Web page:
The FTSE 100 has climbed to a fresh 15-month high of 5,451.79 this morning, with the 0.72% rise continuing the strong gains posted over the festive period.
London's blue chip index became the first major stock market to bounce back to the pre-Lehman Brothers collapse levels over the Christmas break, positing its best yearly return since 1997.
The FTSE climbed 54% over the last nine months of the year to close 2009 at 5,412.88 points, a gain of 22% over the 12-month period. However, this level was still 22% behind its peak on the last trading day of 1999.
Miners were the top performers in 2009 following the rebound in commodity prices, with eight of the top ten moves over the past 12 months.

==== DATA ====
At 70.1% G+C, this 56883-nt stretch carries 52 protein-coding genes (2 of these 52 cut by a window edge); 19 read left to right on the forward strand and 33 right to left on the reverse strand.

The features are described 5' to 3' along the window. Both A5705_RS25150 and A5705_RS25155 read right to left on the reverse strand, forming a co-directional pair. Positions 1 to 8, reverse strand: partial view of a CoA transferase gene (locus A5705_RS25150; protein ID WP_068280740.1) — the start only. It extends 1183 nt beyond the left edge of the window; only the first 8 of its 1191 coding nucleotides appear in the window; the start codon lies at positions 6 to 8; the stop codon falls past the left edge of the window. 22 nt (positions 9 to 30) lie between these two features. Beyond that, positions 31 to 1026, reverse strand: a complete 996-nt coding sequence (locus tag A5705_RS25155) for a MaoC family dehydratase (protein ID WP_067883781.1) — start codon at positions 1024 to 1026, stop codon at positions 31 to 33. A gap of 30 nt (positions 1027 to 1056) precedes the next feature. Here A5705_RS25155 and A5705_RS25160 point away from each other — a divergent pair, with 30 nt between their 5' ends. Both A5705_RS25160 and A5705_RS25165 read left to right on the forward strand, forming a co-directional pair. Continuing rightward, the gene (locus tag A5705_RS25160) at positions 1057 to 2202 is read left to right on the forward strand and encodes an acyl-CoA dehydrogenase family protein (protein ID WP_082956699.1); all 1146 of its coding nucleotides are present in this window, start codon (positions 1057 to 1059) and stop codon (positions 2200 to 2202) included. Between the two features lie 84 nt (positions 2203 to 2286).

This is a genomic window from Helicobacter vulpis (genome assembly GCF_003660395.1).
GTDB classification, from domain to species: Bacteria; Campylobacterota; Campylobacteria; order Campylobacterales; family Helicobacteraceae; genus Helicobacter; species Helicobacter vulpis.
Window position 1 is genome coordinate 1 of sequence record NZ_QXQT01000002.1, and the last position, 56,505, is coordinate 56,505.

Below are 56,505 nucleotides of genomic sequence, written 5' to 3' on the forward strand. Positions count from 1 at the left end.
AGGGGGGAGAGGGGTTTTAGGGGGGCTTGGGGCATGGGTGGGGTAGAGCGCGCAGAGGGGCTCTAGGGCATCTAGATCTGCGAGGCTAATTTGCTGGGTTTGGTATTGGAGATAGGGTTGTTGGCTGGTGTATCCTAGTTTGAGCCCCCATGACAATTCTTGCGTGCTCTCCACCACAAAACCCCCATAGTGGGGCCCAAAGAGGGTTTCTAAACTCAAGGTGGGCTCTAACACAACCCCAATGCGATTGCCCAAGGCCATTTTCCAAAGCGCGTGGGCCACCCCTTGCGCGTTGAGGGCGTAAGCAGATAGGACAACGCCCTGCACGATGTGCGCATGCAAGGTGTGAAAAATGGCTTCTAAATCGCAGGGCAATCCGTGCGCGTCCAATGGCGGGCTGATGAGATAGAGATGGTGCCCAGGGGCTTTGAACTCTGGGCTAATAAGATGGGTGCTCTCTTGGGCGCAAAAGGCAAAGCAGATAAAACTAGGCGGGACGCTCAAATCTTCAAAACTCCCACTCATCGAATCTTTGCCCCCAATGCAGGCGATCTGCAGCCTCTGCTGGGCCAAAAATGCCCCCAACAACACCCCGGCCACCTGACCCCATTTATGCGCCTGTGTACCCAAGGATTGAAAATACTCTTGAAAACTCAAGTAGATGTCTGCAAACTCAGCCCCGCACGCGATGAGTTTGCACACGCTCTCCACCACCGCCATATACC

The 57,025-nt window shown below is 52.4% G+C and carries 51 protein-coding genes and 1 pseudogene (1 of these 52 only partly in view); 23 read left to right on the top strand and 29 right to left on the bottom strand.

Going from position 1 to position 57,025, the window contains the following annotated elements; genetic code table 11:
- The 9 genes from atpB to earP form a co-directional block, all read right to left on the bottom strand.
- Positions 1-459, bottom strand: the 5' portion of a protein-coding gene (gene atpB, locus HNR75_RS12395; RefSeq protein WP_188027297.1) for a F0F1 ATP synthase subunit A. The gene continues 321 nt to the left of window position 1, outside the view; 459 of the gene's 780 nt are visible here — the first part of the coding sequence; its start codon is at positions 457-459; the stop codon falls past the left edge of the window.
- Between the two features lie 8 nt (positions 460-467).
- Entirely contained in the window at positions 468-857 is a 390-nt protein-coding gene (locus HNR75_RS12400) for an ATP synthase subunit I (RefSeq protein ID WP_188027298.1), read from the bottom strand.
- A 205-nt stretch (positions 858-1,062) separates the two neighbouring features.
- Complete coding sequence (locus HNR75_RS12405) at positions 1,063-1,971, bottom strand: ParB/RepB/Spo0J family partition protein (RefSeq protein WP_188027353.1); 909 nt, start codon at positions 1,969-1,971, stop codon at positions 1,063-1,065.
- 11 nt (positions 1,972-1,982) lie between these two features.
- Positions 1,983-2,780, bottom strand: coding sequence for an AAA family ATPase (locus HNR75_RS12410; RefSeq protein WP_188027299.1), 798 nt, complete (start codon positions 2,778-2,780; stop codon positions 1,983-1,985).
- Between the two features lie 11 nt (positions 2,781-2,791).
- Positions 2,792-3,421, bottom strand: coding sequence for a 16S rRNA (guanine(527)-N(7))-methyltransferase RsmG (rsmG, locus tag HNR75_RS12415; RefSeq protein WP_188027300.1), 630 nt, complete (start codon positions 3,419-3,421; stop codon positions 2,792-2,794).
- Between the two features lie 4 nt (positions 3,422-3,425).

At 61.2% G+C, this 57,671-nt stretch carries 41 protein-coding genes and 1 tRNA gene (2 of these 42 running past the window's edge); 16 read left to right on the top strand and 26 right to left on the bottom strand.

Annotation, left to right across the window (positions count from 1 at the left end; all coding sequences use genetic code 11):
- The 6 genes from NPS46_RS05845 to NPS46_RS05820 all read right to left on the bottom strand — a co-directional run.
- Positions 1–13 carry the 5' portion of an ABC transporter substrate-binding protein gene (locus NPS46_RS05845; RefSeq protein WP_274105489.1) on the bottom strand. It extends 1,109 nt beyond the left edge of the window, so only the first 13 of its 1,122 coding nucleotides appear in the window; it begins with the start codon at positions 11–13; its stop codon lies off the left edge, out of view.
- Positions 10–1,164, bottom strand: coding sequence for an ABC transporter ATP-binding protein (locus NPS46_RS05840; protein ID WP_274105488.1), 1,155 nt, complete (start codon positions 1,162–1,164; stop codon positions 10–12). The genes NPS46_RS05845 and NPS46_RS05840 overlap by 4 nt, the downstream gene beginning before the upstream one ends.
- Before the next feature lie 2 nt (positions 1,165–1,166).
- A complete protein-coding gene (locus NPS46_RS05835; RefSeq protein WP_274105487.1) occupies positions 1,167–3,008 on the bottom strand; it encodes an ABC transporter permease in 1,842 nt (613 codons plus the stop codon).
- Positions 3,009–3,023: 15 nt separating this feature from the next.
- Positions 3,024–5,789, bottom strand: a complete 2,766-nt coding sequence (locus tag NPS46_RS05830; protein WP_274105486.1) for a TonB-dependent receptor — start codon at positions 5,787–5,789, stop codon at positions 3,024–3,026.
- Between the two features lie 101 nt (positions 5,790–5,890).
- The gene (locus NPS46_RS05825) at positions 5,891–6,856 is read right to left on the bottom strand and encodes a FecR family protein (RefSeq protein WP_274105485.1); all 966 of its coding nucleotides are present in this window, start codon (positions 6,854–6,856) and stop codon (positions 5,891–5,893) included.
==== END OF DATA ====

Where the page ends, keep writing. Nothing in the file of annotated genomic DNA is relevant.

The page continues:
Kazakhmys led the way, up 474.9%; with Vedanta Resources and Fresnillo 327% and 244.3% higher respectively.
The Royal Bank of Scotland was the worst performing stock over the year, falling 40.9%. Fellow banking giant Lloyds declined 18.9%.
Commercial property group Segro and building supplies firm Wolseley fell 22.3% and 22.1% respectively.
In the US, the major indices ended 2009 with the highest gains since 2003.
During 2009, the S&P 500 returned 23.4%, the Dow industrials gained 18.8% and the Nasdaq added 44%. In 2003 - the S&P 500 climbed 26.4%, the Dow added 25.3% and the Nasdaq gained 50%.
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